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Updated: Dec 26, 2022


People have essentially two major resources that can be used throughout their lives: time and choice. How we each use them is our opportunity and responsibility. There is also the law of the harvest. For example, if we want to grow wheat, we plant wheat, not oats. We get what we have earned through our endeavors.

Childhood is that important period when boys develop into young men. Sometimes bad things simply happen to good people that negatively impede the growth process. Unfortunate circumstances can prevent a boy’s proper social and emotional growth. When very young, even as infants, children can experience trauma that encourages them to feel insecure around others. They may grow to believe wrong things about themselves and think they are not good enough or unable to do what is needed to fit in with other guys.

Not all, but many issues that retard or obstruct male children’s proper development concern their fathers because they are the first and most influential model of what it means to be a man. Boys critically need their fathers. However, many fathers are absent from the home for various reasons such as being ill or physically and emotionally inaccessible. They may often be away at work, in jail, or go for long periods in the military. Many men leave their families following a divorce. Some fathers are inadequate or abusive.

Children can likewise have problems that discourage father/son closeness. Some suffer from poor coordination or other physical issues. There are many factors that can weaken the bond that should normally grow between boys and their fathers. When this father/son relationship is lacking, it weakens the sons’ ability to be secure in relationships with other men. They may feel incompetent and inferior to other males. They often fail to robustly engage in those team sports and other rambunctious activities boys usually like to share. As they become estranged, they keep themselves apart from those males whom they admire and should be like.

In 1971, New York columnist, Merle Miller, wrote a book entitled “On Being Different: What it means To Be a Homosexual.” He wrote, “The popular boys were the athletes…I ate carloads of Wheaties, hoping I’d turn into another Jack Armstrong, but I still could neither throw nor catch a baseball. I couldn’t even see the thing; I’d worn glasses as thick as plate-glass windows since I was three.” Research has found that most of the boys who grow up gay have experienced some form of relational trauma in their early lives. John Reid, aka Andrew Tobias, wrote of his childhood. He had no close male playmates, didn’t get along with his older brother, and was not allowed to work with his father as a painter or do other male things. He helped with feminine chores. He also did not fit in with the jocks. He wrote of painful times at camp, unable to play ball like his idol, Tommy, wanting to fit in, but able to do so. “But, oh, what I would have given to be Tommy’s best friend. God, how I wanted. to be like him, to do the same mischievous, self-assured things he did, to have muscles, blond hair, and a smile like his. …Just to be like the Hardy Boys, two blood brothers, two cowboys . . . that‘s it: two cowboys” (emphasis original).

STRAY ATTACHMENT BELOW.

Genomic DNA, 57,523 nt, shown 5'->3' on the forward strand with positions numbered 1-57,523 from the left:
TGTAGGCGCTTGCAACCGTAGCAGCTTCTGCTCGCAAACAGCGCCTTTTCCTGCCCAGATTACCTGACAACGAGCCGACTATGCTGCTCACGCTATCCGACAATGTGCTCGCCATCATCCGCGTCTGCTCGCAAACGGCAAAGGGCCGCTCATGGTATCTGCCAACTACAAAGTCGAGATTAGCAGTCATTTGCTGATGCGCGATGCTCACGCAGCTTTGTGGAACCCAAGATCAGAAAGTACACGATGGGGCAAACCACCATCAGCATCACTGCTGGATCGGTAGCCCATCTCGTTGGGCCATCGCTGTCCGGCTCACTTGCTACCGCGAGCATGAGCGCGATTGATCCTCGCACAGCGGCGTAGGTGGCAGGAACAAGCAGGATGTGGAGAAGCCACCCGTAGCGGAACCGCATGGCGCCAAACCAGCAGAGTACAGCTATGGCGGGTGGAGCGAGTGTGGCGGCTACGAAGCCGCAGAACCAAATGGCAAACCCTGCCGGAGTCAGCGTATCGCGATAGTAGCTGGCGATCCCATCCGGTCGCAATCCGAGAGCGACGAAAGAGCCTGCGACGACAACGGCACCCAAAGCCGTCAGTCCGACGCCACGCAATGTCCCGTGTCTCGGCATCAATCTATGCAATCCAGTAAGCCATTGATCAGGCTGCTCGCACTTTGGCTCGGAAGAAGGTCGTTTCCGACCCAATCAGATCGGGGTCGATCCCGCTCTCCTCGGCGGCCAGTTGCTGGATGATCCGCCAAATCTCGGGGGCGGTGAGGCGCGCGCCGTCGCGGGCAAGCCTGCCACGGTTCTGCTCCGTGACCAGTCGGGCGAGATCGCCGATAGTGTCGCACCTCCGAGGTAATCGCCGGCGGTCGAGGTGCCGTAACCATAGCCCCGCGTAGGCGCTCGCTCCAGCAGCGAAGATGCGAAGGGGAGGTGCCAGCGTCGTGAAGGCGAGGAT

Olympic diving champ, Greg Louganis, hated his father, as did celebrated gay scientist, Simon Levay. Football standout, David Kopay, and actor, Alan Cumming, wrote of their violent and abusive fathers. As alienated boys and as men, they become hungry and desperate for the love and male bonding they did not adequately receive growing up. Psychiatric researcher, Richard Green, studied the lives of gay youth and found them to be “male affect starved,” hungering for the love of men. Noted gay author, Martin Duberman, wrote, “In some complicated way I think all my homosexual activity is an attempt (among other things) to identify with a masculinity I never was sure I had. Simply, entered by a man is perhaps the most direct way of incorporating and absorbing that masculinity.” Gay author, Douglas Sadownick, wrote about two associates, prominent gay writers and activists, who were approaching death from AIDS. They were “… in their final moments, reduced to tears at the way in which the love from father (or father surrogates) seemed so out of reach. (One pensively questioned) ‘Were we looking for our fathers through so much sex?’” There are so many parallels in the early lives of those who become homosexual.

The bounds of physical and moral truths cannot be ignored without consequences. Young boys, like tender seedlings, cannot develop optimally in an unhealthy social environment. They need sustained loving relationships in an intact family comprised of both mother and father.

Growing into and beyond homosexuality follows lawful, definable paths. Those who wish can learn about those developmental issues that adversely affected them. They can also learn of options available to them that can help them get their legitimate same-sex emotional and social needs rewardingly met. They do have a choice as to how they wish to live their lives. Such options will be explored in a future blog.

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